john eden

male pale and stale
I think it's a woeful part of popular culture now. In the 70s and 80s it was only cranks and subcultural types that namechecked this stuff. Arguably it had the potential to be amusingly subversive then (I think that's what Robert Anton Wilson was trying to get at with his "Illuminatus" trilogy certainly).

But the reality of this in 2017 is just shit stoner culture, really. And some guy holding up a pizza restaurant with a gun, trying to find abused children.

I think "Joe Average" is an entirely accurate description. It's not at all unusual to meet people who think 9/11 was an inside job or that David Icke has "some interesting ideas" or that things are controlled by a shadowy cabal.
 

Mr. Tea

Shub-Niggurath, Please
I'm a member of a great FB group called I Don't Think That's Science. Well, I say great - I guess it's hilarious and worrying in equal measure. In particular, the hostility towards medicine of the great (mainly American) Facebook/Tumblr/Instagram-using public is frankly scary. The anti-vaxxer movement is only the most well-known aspect of anti-medicine conspiracy theory; many people also have an extreme prejudice against any kind of psychiatry, especially pharmaceutical psychiatry, and almost anything that's used either to help you not get cancer in the first place or to treat it once you've got it, from tanning lotion to radiotherapy, will be shockingly revealed as the cause of cancer. It's quite astonishing.
 

firefinga

New member
Well, they usually see themselves as "Joe Average", don't they?

Plus, it's so easy to get invovled in those circles these days over the net. In pre-net times, you'd have to buy obscure books, check out odd catalogs, read weirdo fanzines. Those ideas floating around aren't new usually, but they're spread just way more easily now. And another thing doesn't help, namley the rare occasion of factual conspiracies like Italy's "Propaganda Due" :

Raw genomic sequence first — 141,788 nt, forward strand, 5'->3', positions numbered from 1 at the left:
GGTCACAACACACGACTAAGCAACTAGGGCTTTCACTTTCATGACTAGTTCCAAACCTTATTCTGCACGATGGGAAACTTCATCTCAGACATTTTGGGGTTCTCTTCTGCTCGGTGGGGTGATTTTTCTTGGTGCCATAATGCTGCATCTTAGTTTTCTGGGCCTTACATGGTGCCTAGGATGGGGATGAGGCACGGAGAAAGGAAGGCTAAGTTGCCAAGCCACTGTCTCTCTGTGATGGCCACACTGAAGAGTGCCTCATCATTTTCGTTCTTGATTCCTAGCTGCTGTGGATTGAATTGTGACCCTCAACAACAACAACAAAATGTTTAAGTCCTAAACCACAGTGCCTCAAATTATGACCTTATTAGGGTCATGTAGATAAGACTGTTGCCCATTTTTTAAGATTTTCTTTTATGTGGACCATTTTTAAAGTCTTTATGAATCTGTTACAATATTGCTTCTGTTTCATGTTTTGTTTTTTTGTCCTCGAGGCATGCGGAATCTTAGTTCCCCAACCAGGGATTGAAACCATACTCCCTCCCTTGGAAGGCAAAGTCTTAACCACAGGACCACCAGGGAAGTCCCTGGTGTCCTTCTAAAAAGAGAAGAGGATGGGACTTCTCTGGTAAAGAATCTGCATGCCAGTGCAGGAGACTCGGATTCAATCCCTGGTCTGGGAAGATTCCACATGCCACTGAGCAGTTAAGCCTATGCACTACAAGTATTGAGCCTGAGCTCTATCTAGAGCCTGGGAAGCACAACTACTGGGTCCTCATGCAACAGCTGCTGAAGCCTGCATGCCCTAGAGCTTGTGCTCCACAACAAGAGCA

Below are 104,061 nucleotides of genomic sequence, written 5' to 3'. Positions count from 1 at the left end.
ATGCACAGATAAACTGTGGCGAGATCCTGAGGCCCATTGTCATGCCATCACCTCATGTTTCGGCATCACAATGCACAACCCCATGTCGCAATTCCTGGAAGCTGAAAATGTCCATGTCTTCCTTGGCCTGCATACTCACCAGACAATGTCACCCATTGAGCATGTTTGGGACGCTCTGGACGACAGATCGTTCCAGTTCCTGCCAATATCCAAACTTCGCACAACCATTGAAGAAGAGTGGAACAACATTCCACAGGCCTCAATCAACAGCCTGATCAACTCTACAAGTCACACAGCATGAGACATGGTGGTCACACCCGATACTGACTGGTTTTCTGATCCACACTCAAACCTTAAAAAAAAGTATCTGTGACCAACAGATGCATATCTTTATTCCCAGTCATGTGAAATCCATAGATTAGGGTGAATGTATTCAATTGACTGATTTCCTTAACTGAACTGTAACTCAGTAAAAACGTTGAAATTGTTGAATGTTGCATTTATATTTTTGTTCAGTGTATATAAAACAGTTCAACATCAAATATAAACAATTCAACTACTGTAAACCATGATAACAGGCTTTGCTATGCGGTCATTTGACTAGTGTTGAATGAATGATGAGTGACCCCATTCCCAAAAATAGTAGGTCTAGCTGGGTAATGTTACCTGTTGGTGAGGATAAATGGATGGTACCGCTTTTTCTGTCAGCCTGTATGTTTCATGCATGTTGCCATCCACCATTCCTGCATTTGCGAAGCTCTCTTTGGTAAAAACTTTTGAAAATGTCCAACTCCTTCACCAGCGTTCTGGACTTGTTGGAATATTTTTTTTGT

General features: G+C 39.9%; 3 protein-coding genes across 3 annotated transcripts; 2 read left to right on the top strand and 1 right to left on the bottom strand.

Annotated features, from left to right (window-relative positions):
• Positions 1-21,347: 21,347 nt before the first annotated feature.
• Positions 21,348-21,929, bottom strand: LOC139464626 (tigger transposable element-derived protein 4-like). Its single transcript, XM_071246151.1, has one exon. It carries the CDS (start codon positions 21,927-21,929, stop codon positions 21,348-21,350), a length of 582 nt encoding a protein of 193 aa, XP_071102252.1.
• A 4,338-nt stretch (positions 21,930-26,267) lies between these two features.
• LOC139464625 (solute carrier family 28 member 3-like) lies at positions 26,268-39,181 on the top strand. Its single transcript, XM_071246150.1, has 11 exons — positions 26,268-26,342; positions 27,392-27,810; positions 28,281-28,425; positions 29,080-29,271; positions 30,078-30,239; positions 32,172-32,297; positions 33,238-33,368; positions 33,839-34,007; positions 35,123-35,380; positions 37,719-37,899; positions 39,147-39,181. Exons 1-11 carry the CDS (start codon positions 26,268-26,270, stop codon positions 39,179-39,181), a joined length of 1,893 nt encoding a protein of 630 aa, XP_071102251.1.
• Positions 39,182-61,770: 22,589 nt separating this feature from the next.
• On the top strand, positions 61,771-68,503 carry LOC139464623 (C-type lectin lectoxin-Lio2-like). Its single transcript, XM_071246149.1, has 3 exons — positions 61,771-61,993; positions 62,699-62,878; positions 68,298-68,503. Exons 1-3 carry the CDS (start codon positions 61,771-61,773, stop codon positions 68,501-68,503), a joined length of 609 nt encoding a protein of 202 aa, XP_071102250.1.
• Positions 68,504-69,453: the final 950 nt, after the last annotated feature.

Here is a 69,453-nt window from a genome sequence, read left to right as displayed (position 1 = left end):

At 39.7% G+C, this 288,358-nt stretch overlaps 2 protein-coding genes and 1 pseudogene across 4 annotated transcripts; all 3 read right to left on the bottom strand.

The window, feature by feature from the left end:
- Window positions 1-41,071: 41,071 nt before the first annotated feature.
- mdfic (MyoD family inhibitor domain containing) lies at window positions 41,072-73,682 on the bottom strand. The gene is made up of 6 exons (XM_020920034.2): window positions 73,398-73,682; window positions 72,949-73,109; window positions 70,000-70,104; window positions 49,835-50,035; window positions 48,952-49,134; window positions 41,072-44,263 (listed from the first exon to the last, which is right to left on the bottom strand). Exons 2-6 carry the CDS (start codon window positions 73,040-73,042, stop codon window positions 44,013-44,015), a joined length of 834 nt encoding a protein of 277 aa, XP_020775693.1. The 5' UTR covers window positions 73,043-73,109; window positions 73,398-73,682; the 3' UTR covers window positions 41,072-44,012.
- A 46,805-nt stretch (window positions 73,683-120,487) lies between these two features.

https://en.wikipedia.org/wiki/Propaganda_Due
 
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Mr. Tea

Shub-Niggurath, Please
I think it's a woeful part of popular culture now. In the 70s and 80s it was only cranks and subcultural types that namechecked this stuff. Arguably it had the potential to be amusingly subversive then (I think that's what Robert Anton Wilson was trying to get at with his "Illuminatus" trilogy certainly).
Yeah, Wilson and Shea are/were obviously smart guys - I've not read Illuminatus! but I did read the Schroedinger's Cat trilogy a long time ago, and I gather it covers a lot of the same themes. It seemed to me that they were using these grand, shadowy, occult conspiracies as metaphors for kind of boring but very real conspiracies, like industry lobbies, think tanks, major religious bodies, the media and so on.

(All of which is not to suggest that groups like the Skull & Bones don't exist and have influential members - of course they do - but, as was depicted rather brilliantly in the most recent series of House of Cards, they're mostly an excuse for a bunch of rich blokes to dress up, get drunk and generally prat about, and also to fraternize and make contacts in a way that's not really any different from attending trade shows or using LinkedIn.)

But the reality of this in 2017 is just shit stoner culture, really. And some guy holding up a pizza restaurant with a gun, trying to find abused children.
Yeah, it's fucking tragic. And it goes to show that there's no-one more credulous than the man convinced that he and he alone - or he and a few select others, anyway - has figured it all out while the rest of us mill around going 'baaa'.